An ad for the CVS "Healthier Happens Together" campaign touches on the need for both physical and mental health. As the pandemic has taken a major toll on people's mental health, brands are emphasizing products and services that help people deal with an extremely stressful period. CVS Pharmacy/YouTube

Healthier Happens Together was also an opportunity to puncture stereotypes that have kept people from seeking mental health care, says Michelle Peluso, EVP and chief customer officer at CVS Health and co-president of CVS Pharmacy.

"Empathy and inspiration were at the very core of the campaign," Peluso says, adding that touting mental health and wellness will be part of the company's marketing messages even after the pandemic ends. "We understand that 'healthier' can not only feel extremely difficult at times but also that it looks different for everyone."

The brand's social media campaigns, for example, create a platform for open conversation on health care-related topics. "We want to promote holistic health, introduce new access points to care, and reduce the stigma often associated with topics such as a prioritizing one's mental health and well-being," Peluso says.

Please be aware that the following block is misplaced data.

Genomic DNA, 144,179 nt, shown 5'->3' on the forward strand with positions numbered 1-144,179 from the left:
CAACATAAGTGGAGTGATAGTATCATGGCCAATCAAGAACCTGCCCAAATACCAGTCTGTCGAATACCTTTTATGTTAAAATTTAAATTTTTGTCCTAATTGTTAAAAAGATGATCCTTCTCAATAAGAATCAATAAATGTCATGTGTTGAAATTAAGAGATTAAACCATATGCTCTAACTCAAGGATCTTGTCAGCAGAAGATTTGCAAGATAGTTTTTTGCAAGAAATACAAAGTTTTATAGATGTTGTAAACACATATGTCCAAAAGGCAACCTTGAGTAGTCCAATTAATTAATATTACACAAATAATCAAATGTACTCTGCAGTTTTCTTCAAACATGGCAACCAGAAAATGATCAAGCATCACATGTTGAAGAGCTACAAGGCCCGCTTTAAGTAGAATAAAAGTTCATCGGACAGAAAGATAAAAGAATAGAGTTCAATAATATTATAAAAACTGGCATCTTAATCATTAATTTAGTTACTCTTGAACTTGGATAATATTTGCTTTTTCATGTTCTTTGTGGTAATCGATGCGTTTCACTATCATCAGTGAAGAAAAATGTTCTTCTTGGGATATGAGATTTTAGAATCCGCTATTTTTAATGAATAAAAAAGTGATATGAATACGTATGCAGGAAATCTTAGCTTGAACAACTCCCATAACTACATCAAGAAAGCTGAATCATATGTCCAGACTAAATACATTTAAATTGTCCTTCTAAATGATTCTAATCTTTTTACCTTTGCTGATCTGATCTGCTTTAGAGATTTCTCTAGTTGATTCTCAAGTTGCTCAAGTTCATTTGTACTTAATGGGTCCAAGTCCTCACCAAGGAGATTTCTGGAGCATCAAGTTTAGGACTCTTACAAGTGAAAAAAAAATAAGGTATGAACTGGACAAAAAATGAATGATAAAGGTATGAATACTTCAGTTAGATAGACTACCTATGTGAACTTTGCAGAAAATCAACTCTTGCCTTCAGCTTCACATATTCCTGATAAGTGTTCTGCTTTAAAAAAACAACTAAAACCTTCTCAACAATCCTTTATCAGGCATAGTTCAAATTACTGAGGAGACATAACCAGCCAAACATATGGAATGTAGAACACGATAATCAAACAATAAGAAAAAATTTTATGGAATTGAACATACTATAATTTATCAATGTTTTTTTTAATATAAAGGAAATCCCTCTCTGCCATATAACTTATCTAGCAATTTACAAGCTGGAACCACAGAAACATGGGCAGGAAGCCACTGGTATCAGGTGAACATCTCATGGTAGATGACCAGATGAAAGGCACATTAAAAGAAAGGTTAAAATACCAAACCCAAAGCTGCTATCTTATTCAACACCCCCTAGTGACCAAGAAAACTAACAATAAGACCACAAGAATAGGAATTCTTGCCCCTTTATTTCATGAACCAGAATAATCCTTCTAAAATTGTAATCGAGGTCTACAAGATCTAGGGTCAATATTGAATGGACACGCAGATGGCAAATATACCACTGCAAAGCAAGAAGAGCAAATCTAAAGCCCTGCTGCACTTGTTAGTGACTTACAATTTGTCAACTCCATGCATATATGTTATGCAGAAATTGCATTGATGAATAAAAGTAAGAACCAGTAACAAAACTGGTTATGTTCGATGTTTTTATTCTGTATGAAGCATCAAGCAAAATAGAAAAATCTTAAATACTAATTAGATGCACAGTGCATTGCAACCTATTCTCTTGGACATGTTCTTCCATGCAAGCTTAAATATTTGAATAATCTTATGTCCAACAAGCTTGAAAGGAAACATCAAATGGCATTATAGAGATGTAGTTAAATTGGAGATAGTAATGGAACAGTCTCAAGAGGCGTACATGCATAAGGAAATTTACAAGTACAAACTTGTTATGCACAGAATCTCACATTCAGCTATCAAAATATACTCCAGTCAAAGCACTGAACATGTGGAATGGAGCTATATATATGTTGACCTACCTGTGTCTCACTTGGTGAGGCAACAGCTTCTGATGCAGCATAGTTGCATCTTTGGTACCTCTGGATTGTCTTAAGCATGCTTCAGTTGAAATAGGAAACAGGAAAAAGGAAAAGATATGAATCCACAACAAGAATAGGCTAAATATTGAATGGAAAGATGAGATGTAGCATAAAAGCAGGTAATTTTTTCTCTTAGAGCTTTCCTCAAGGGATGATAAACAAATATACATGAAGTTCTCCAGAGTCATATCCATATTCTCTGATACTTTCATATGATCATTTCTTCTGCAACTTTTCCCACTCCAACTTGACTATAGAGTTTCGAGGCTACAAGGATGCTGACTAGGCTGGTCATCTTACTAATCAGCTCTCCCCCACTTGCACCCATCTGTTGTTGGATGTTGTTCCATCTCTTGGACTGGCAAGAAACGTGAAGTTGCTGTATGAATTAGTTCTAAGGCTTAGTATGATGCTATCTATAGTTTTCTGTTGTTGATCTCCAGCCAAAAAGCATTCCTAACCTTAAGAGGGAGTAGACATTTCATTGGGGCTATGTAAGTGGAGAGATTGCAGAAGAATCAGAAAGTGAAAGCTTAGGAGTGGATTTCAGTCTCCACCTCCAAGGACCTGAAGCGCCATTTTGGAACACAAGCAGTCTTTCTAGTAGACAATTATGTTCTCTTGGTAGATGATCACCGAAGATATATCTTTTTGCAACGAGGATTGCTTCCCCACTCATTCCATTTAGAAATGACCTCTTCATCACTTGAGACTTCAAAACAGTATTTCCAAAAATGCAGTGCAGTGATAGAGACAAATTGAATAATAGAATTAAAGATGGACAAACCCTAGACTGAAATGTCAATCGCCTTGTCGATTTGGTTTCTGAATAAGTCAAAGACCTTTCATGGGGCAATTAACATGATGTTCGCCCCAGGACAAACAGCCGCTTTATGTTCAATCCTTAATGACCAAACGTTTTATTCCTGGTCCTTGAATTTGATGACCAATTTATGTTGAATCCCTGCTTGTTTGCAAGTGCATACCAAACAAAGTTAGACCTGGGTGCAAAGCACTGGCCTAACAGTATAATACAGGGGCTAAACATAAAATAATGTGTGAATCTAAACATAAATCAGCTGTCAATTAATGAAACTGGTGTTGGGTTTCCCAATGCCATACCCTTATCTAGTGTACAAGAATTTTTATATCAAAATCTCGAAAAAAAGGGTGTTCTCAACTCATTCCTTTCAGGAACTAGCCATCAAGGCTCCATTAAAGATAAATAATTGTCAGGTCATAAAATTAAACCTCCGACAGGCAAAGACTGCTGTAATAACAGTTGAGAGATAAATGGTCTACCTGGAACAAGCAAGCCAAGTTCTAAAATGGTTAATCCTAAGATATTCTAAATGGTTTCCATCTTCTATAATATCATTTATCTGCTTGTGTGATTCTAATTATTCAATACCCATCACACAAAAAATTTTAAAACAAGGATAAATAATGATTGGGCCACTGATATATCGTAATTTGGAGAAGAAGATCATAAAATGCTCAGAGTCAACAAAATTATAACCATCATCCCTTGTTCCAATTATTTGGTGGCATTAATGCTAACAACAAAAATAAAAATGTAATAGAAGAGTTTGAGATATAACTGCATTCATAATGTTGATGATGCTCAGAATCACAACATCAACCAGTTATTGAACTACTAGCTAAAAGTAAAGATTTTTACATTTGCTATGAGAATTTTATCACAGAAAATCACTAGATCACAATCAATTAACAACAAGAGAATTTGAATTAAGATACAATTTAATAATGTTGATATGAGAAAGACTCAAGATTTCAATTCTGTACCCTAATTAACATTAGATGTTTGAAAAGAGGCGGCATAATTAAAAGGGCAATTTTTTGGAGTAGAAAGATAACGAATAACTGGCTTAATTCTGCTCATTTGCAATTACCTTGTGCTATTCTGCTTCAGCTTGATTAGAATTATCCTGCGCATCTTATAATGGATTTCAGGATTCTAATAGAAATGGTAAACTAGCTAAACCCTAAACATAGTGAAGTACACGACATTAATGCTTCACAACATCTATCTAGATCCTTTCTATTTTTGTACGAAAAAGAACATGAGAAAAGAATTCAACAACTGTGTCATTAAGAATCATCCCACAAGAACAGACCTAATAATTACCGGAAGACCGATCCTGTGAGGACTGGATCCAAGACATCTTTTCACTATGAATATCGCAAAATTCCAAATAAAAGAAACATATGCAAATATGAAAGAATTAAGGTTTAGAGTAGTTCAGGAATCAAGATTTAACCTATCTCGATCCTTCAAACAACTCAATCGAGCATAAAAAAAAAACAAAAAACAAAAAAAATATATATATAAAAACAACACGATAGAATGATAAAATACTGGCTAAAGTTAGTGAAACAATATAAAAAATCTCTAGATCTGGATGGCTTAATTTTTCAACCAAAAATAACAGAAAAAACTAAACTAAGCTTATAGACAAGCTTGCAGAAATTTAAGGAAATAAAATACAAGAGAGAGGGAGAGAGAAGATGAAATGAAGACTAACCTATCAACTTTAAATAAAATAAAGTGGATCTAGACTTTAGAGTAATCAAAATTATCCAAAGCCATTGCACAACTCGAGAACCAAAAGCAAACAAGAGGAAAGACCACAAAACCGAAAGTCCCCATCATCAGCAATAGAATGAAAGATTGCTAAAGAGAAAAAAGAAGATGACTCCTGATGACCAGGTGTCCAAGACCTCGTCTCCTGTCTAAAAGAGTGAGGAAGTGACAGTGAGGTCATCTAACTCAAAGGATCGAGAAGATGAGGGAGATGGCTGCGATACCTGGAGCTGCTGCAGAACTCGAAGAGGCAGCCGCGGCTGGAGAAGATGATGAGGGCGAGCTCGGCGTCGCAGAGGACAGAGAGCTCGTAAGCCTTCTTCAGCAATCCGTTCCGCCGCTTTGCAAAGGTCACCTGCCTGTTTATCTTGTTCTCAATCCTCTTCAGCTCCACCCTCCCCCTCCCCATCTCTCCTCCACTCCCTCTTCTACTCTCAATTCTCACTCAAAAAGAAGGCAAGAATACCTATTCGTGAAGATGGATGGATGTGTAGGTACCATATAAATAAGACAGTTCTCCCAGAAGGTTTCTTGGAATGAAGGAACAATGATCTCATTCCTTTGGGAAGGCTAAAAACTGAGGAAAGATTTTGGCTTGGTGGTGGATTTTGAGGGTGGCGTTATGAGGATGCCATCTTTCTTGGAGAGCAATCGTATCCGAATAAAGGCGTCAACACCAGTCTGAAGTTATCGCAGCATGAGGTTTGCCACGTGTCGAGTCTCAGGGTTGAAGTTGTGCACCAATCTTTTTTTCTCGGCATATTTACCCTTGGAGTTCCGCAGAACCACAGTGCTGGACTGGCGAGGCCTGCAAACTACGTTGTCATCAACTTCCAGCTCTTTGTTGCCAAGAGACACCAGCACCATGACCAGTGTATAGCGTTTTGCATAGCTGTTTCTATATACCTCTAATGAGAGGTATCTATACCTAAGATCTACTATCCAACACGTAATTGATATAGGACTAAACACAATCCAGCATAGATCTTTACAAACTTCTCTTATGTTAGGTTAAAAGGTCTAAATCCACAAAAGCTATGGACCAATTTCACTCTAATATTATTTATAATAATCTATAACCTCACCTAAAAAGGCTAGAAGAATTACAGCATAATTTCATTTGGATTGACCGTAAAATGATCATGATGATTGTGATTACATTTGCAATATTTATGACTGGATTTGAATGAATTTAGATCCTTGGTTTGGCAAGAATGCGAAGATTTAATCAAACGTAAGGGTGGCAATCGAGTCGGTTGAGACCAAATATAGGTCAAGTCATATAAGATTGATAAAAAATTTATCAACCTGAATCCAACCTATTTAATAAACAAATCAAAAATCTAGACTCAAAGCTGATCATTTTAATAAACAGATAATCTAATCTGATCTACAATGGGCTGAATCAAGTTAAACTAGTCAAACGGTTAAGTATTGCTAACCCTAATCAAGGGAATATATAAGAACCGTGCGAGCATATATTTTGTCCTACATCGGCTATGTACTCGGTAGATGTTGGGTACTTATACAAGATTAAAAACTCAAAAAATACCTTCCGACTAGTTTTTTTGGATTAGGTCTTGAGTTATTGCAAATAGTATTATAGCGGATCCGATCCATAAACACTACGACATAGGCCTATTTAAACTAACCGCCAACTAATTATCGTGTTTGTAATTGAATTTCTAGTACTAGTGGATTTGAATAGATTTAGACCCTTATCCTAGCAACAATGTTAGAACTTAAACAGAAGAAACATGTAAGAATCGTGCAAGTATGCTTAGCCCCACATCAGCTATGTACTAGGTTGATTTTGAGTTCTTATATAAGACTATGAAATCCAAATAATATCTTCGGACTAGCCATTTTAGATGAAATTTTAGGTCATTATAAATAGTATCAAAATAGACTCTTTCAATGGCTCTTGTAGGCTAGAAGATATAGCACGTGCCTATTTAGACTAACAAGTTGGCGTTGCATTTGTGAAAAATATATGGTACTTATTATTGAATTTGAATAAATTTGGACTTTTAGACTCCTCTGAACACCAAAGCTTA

CVS has created awareness guides to help people identify the symptoms of depression and anxiety and connect those in need with screening services at CVS locations.

The CVS Health website, for example, includes downloadable mental health awareness guides catering to young adults, parents, and caregivers, as well as tips for talking with friends and family members about mental health issues.

Personalization Is Vital

The pandemic has had a dramatic impact on the health care and wellness industries, of course. Aetna's McNulty says one of the most significant changes is the increasing consumer demand for personalized care and service. "We're seeing that people are more inclined to take charge of their health, and they continue to seek more health care personalization, customization, and accessibility," she says.